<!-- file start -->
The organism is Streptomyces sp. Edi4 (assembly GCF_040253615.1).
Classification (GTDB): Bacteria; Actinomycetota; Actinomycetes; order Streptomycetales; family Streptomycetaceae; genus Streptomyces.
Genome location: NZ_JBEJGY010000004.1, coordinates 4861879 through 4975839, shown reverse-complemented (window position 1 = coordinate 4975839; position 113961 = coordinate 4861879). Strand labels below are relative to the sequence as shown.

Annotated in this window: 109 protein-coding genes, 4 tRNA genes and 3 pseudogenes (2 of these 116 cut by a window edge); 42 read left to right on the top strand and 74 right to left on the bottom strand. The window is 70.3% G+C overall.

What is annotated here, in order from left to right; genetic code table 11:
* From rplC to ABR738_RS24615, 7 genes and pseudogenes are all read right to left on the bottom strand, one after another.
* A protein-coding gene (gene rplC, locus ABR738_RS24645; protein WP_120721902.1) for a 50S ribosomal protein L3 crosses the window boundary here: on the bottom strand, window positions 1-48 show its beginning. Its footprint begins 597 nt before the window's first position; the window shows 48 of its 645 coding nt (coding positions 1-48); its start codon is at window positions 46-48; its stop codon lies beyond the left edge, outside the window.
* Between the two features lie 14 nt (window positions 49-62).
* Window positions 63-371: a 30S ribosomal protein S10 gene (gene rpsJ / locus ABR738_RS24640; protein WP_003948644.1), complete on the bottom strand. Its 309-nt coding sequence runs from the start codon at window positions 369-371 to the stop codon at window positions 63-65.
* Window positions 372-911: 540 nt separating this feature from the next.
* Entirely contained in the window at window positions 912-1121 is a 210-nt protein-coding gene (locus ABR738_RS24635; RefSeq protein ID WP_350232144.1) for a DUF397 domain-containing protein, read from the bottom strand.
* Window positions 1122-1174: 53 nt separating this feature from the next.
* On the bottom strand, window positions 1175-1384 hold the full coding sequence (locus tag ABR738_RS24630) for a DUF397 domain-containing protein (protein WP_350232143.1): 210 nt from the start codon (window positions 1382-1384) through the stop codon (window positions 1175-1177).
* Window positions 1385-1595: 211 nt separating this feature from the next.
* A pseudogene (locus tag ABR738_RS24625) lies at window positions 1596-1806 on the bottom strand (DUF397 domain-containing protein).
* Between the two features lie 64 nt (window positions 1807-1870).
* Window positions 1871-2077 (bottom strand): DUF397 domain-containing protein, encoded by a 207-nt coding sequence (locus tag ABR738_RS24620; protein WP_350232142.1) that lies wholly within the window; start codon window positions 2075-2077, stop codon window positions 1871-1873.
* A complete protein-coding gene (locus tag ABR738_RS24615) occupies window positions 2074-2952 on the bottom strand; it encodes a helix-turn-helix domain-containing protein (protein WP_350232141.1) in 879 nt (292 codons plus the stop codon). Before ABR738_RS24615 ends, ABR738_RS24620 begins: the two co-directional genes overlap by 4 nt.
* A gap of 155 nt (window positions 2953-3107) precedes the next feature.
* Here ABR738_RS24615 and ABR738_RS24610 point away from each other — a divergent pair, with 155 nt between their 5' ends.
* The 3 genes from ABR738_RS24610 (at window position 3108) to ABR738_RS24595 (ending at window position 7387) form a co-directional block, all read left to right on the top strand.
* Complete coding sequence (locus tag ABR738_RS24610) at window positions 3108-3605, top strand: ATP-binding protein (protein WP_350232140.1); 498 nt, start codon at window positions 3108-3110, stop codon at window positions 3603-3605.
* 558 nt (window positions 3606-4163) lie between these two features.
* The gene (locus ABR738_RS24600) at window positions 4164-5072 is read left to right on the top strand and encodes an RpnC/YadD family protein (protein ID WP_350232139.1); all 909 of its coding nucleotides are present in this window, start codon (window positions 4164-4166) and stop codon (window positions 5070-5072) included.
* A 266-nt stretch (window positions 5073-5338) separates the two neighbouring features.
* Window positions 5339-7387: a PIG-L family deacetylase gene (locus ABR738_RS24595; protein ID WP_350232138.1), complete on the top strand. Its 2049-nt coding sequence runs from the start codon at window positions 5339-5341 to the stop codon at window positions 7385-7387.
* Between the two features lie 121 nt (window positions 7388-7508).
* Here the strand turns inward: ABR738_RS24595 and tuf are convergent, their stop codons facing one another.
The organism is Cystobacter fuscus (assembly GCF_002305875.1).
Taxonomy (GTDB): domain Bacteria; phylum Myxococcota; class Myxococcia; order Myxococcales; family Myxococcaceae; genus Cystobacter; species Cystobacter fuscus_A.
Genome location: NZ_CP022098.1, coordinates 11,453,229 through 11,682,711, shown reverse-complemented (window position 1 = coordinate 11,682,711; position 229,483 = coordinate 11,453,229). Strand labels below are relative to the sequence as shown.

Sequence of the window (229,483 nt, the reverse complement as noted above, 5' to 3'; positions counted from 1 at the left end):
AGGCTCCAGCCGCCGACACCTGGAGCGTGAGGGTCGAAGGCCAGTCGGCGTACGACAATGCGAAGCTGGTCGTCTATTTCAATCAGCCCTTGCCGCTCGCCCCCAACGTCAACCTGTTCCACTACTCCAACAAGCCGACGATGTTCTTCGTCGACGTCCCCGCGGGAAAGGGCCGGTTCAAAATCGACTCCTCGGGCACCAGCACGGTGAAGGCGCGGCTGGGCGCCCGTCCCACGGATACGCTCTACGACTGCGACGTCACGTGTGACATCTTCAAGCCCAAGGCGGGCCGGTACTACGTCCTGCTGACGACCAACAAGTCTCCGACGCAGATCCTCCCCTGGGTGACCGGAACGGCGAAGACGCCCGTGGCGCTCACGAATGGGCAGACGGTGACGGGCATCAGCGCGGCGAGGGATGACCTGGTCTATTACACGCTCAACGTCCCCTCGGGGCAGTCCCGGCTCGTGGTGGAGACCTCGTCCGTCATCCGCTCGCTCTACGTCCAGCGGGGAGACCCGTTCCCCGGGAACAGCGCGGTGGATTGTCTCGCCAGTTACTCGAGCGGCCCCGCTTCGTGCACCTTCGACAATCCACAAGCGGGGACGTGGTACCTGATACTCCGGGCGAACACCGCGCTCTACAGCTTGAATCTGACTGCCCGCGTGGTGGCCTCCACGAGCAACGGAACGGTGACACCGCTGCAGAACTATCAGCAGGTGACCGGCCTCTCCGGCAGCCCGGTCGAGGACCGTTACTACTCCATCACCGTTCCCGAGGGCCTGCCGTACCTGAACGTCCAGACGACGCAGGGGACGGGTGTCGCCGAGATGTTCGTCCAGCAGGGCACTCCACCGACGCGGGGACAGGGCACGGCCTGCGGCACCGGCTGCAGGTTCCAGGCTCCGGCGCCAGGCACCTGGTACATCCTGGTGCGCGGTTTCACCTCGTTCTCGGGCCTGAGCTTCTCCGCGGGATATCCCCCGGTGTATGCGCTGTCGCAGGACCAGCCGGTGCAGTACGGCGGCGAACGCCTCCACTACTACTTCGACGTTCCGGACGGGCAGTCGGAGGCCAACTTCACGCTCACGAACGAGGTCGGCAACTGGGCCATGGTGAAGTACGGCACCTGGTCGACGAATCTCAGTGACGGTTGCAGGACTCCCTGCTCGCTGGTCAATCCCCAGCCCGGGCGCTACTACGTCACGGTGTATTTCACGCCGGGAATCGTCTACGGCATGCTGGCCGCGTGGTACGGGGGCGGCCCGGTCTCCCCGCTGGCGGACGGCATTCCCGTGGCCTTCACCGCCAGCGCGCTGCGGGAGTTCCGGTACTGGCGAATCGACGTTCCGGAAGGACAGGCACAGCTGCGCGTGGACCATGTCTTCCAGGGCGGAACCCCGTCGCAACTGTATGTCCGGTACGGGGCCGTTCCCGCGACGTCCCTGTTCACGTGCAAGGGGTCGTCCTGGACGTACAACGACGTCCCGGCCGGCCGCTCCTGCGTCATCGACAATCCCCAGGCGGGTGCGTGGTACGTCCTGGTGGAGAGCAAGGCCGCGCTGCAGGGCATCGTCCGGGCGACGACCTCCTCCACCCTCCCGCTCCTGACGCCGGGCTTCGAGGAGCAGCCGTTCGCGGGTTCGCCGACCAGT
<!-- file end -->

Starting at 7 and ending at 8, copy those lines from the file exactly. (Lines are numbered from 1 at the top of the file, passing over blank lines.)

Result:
* A protein-coding gene (gene rplC, locus ABR738_RS24645; protein WP_120721902.1) for a 50S ribosomal protein L3 crosses the window boundary here: on the bottom strand, window positions 1-48 show its beginning. Its footprint begins 597 nt before the window's first position; the window shows 48 of its 645 coding nt (coding positions 1-48); its start codon is at window positions 46-48; its stop codon lies beyond the left edge, outside the window.
* Between the two features lie 14 nt (window positions 49-62).